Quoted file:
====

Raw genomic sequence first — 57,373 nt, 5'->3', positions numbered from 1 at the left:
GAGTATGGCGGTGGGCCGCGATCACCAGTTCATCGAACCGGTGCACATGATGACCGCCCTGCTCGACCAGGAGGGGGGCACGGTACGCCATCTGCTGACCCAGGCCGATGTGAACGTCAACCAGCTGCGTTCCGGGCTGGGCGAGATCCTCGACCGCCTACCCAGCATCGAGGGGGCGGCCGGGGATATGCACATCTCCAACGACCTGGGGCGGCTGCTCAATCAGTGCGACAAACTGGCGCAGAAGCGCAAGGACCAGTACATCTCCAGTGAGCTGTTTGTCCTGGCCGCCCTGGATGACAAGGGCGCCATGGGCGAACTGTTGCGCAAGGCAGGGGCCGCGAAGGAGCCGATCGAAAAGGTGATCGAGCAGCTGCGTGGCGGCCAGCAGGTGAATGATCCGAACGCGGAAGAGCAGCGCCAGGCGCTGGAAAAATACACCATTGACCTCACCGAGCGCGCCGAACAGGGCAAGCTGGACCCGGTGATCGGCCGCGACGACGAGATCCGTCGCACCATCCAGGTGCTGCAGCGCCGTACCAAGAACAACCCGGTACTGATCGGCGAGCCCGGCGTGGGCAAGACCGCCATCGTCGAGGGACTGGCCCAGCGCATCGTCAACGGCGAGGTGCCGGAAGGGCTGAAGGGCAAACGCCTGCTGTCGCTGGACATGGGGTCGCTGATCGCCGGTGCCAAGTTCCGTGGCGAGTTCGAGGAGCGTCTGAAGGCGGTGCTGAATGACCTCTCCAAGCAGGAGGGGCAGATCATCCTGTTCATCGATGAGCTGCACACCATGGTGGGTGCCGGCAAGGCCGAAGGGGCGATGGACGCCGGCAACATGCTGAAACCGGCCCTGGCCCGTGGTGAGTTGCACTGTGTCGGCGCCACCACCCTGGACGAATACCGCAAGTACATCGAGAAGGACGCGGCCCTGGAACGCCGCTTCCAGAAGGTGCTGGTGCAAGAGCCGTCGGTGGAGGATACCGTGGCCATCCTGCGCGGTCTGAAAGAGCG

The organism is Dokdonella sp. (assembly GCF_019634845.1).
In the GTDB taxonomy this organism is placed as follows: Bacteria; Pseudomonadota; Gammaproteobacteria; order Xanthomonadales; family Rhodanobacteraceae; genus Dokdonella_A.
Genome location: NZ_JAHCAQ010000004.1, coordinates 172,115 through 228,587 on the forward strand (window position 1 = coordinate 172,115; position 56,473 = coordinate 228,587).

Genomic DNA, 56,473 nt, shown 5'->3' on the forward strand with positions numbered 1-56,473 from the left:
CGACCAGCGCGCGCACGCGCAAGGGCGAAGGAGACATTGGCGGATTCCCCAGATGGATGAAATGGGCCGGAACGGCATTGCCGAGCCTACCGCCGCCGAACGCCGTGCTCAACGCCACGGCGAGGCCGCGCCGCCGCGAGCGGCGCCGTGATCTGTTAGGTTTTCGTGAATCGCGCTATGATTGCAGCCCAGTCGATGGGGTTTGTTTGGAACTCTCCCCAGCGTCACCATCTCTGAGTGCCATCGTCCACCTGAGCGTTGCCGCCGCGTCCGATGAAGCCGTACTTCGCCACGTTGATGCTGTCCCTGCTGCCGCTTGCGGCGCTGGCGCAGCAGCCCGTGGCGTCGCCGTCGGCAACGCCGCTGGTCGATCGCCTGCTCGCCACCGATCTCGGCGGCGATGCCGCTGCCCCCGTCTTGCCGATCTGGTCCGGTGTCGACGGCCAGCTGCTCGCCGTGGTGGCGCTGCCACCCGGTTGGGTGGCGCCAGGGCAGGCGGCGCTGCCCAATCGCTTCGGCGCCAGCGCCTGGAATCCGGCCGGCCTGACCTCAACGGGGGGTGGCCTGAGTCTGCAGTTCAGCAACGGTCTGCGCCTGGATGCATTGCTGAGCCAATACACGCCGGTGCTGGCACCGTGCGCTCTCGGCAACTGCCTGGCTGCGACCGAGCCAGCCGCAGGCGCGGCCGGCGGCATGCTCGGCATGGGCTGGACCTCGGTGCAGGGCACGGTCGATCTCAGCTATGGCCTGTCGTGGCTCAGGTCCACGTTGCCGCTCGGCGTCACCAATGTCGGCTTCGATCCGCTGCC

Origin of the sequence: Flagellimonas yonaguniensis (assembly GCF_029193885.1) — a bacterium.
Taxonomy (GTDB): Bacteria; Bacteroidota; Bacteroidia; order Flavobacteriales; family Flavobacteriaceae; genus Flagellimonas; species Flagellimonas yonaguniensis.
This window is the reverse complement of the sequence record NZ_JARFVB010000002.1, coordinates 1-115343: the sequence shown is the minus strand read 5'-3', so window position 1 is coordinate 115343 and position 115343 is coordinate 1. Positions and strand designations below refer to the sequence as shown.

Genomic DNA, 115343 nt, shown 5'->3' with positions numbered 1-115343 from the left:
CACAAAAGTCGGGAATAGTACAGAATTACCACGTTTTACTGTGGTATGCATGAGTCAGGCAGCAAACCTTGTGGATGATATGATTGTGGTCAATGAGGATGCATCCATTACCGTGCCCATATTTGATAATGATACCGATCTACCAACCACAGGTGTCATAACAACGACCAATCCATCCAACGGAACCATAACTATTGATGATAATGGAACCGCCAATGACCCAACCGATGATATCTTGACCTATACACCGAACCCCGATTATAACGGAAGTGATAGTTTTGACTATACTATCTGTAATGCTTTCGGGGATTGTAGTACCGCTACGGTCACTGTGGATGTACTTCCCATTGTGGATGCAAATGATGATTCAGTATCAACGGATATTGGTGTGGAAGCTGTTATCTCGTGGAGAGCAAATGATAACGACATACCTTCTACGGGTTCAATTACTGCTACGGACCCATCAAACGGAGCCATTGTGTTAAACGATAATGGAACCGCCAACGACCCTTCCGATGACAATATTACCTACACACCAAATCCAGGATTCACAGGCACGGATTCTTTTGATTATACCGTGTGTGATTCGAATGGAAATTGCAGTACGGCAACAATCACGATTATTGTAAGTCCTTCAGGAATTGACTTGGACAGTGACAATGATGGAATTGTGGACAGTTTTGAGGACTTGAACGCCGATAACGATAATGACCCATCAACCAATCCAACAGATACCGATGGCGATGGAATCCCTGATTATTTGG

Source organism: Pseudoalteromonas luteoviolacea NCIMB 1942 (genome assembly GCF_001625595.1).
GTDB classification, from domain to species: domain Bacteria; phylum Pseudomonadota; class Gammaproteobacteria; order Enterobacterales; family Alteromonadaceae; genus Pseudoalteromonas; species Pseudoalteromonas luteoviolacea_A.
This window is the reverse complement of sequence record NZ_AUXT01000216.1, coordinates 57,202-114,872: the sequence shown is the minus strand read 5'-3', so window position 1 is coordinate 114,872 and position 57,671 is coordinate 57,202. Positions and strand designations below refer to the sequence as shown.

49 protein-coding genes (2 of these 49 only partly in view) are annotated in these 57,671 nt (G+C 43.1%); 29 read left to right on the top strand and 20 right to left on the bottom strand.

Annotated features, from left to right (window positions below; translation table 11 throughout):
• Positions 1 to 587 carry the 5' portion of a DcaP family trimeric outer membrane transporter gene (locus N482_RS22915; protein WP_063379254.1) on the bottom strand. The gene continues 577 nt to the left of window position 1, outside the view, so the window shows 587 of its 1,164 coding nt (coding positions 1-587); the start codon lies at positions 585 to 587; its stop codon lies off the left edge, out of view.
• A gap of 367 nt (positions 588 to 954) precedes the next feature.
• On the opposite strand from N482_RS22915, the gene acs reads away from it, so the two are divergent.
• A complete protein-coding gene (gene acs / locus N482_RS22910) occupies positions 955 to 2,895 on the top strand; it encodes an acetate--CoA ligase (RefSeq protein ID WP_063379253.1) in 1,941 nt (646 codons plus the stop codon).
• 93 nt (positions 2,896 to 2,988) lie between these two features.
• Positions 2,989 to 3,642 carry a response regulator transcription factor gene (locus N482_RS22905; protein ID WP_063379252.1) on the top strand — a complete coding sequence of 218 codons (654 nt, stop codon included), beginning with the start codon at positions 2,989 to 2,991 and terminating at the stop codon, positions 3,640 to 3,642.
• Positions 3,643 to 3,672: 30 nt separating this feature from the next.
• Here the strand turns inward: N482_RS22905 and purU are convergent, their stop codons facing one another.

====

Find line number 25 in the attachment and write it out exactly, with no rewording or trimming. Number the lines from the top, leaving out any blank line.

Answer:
• Here the strand turns inward: N482_RS22905 and purU are convergent, their stop codons facing one another.